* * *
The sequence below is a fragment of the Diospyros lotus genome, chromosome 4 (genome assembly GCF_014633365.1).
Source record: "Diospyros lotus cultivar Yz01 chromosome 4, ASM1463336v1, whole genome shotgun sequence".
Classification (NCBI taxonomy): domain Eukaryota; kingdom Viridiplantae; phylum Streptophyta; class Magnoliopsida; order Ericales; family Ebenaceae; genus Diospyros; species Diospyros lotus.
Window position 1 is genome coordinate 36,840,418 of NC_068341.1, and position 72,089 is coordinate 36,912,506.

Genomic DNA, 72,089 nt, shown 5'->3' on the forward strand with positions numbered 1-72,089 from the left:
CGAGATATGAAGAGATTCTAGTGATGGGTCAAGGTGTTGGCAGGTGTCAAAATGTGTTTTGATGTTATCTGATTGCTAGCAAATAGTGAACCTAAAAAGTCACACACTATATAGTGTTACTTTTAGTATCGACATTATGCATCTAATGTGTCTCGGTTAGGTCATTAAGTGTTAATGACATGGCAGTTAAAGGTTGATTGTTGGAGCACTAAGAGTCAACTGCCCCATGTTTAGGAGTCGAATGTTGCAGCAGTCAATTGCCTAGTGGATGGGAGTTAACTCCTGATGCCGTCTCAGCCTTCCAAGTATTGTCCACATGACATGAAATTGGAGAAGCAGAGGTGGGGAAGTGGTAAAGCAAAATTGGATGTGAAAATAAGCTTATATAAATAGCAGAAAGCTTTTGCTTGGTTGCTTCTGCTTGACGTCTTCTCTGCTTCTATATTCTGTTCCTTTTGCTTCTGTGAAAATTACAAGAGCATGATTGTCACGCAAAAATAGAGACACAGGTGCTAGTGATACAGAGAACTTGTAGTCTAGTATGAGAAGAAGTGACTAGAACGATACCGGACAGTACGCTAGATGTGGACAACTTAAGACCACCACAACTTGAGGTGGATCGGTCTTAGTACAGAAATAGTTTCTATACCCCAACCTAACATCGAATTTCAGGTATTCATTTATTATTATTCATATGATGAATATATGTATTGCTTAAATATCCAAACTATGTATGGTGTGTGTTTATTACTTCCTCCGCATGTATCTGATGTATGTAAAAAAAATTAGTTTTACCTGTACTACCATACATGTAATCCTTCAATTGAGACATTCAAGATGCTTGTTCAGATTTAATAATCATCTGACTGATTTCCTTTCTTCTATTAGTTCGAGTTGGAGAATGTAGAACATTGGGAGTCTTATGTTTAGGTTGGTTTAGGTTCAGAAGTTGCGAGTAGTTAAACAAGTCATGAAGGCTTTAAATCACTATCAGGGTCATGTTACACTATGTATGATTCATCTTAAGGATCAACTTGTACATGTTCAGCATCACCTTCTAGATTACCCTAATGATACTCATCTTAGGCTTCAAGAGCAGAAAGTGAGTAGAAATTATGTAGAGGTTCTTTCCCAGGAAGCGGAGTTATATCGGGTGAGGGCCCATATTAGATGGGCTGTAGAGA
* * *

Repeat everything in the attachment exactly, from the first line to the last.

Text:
The sequence below is a fragment of the Diospyros lotus genome, chromosome 4 (genome assembly GCF_014633365.1).
Source record: "Diospyros lotus cultivar Yz01 chromosome 4, ASM1463336v1, whole genome shotgun sequence".
Classification (NCBI taxonomy): domain Eukaryota; kingdom Viridiplantae; phylum Streptophyta; class Magnoliopsida; order Ericales; family Ebenaceae; genus Diospyros; species Diospyros lotus.
Window position 1 is genome coordinate 36,840,418 of NC_068341.1, and position 72,089 is coordinate 36,912,506.

Genomic DNA, 72,089 nt, shown 5'->3' on the forward strand with positions numbered 1-72,089 from the left:
CGAGATATGAAGAGATTCTAGTGATGGGTCAAGGTGTTGGCAGGTGTCAAAATGTGTTTTGATGTTATCTGATTGCTAGCAAATAGTGAACCTAAAAAGTCACACACTATATAGTGTTACTTTTAGTATCGACATTATGCATCTAATGTGTCTCGGTTAGGTCATTAAGTGTTAATGACATGGCAGTTAAAGGTTGATTGTTGGAGCACTAAGAGTCAACTGCCCCATGTTTAGGAGTCGAATGTTGCAGCAGTCAATTGCCTAGTGGATGGGAGTTAACTCCTGATGCCGTCTCAGCCTTCCAAGTATTGTCCACATGACATGAAATTGGAGAAGCAGAGGTGGGGAAGTGGTAAAGCAAAATTGGATGTGAAAATAAGCTTATATAAATAGCAGAAAGCTTTTGCTTGGTTGCTTCTGCTTGACGTCTTCTCTGCTTCTATATTCTGTTCCTTTTGCTTCTGTGAAAATTACAAGAGCATGATTGTCACGCAAAAATAGAGACACAGGTGCTAGTGATACAGAGAACTTGTAGTCTAGTATGAGAAGAAGTGACTAGAACGATACCGGACAGTACGCTAGATGTGGACAACTTAAGACCACCACAACTTGAGGTGGATCGGTCTTAGTACAGAAATAGTTTCTATACCCCAACCTAACATCGAATTTCAGGTATTCATTTATTATTATTCATATGATGAATATATGTATTGCTTAAATATCCAAACTATGTATGGTGTGTGTTTATTACTTCCTCCGCATGTATCTGATGTATGTAAAAAAAATTAGTTTTACCTGTACTACCATACATGTAATCCTTCAATTGAGACATTCAAGATGCTTGTTCAGATTTAATAATCATCTGACTGATTTCCTTTCTTCTATTAGTTCGAGTTGGAGAATGTAGAACATTGGGAGTCTTATGTTTAGGTTGGTTTAGGTTCAGAAGTTGCGAGTAGTTAAACAAGTCATGAAGGCTTTAAATCACTATCAGGGTCATGTTACACTATGTATGATTCATCTTAAGGATCAACTTGTACATGTTCAGCATCACCTTCTAGATTACCCTAATGATACTCATCTTAGGCTTCAAGAGCAGAAAGTGAGTAGAAATTATGTAGAGGTTCTTTCCCAGGAAGCGGAGTTATATCGGGTGAGGGCCCATATTAGATGGGCTGTAGAGA